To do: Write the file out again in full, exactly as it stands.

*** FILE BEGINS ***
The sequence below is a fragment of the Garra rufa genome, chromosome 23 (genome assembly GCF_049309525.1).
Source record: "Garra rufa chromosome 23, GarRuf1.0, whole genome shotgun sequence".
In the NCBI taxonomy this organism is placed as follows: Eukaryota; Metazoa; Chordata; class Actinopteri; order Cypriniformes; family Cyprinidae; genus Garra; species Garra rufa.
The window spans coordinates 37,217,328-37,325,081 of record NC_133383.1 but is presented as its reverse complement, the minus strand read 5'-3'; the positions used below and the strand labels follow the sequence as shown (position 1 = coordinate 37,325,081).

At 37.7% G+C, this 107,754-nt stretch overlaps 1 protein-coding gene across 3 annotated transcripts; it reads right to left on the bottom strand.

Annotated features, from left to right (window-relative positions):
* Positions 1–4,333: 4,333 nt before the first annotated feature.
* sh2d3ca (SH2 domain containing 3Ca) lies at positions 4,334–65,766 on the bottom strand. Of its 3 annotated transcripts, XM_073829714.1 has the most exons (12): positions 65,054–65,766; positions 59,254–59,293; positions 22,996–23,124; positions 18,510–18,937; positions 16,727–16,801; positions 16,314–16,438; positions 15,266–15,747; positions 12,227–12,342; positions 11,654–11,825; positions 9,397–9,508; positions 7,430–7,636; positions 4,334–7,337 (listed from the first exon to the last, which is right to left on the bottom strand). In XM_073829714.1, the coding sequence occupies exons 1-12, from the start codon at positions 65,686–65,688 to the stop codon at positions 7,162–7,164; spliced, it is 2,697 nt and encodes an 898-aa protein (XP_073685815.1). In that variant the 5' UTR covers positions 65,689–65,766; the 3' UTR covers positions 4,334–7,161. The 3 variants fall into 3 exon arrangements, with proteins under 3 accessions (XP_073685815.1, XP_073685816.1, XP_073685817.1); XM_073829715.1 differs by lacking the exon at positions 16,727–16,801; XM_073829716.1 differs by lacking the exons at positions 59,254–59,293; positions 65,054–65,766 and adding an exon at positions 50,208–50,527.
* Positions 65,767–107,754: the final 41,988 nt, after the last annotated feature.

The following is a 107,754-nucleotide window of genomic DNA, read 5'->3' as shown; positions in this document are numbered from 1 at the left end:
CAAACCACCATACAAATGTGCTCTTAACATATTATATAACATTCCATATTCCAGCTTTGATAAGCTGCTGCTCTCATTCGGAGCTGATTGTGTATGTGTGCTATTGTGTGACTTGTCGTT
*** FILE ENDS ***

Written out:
The sequence below is a fragment of the Garra rufa genome, chromosome 23 (genome assembly GCF_049309525.1).
Source record: "Garra rufa chromosome 23, GarRuf1.0, whole genome shotgun sequence".
In the NCBI taxonomy this organism is placed as follows: Eukaryota; Metazoa; Chordata; class Actinopteri; order Cypriniformes; family Cyprinidae; genus Garra; species Garra rufa.
The window spans coordinates 37,217,328-37,325,081 of record NC_133383.1 but is presented as its reverse complement, the minus strand read 5'-3'; the positions used below and the strand labels follow the sequence as shown (position 1 = coordinate 37,325,081).

At 37.7% G+C, this 107,754-nt stretch overlaps 1 protein-coding gene across 3 annotated transcripts; it reads right to left on the bottom strand.

Annotated features, from left to right (window-relative positions):
* Positions 1–4,333: 4,333 nt before the first annotated feature.
* sh2d3ca (SH2 domain containing 3Ca) lies at positions 4,334–65,766 on the bottom strand. Of its 3 annotated transcripts, XM_073829714.1 has the most exons (12): positions 65,054–65,766; positions 59,254–59,293; positions 22,996–23,124; positions 18,510–18,937; positions 16,727–16,801; positions 16,314–16,438; positions 15,266–15,747; positions 12,227–12,342; positions 11,654–11,825; positions 9,397–9,508; positions 7,430–7,636; positions 4,334–7,337 (listed from the first exon to the last, which is right to left on the bottom strand). In XM_073829714.1, the coding sequence occupies exons 1-12, from the start codon at positions 65,686–65,688 to the stop codon at positions 7,162–7,164; spliced, it is 2,697 nt and encodes an 898-aa protein (XP_073685815.1). In that variant the 5' UTR covers positions 65,689–65,766; the 3' UTR covers positions 4,334–7,161. The 3 variants fall into 3 exon arrangements, with proteins under 3 accessions (XP_073685815.1, XP_073685816.1, XP_073685817.1); XM_073829715.1 differs by lacking the exon at positions 16,727–16,801; XM_073829716.1 differs by lacking the exons at positions 59,254–59,293; positions 65,054–65,766 and adding an exon at positions 50,208–50,527.
* Positions 65,767–107,754: the final 41,988 nt, after the last annotated feature.

The following is a 107,754-nucleotide window of genomic DNA, read 5'->3' as shown; positions in this document are numbered from 1 at the left end:
CAAACCACCATACAAATGTGCTCTTAACATATTATATAACATTCCATATTCCAGCTTTGATAAGCTGCTGCTCTCATTCGGAGCTGATTGTGTATGTGTGCTATTGTGTGACTTGTCGTT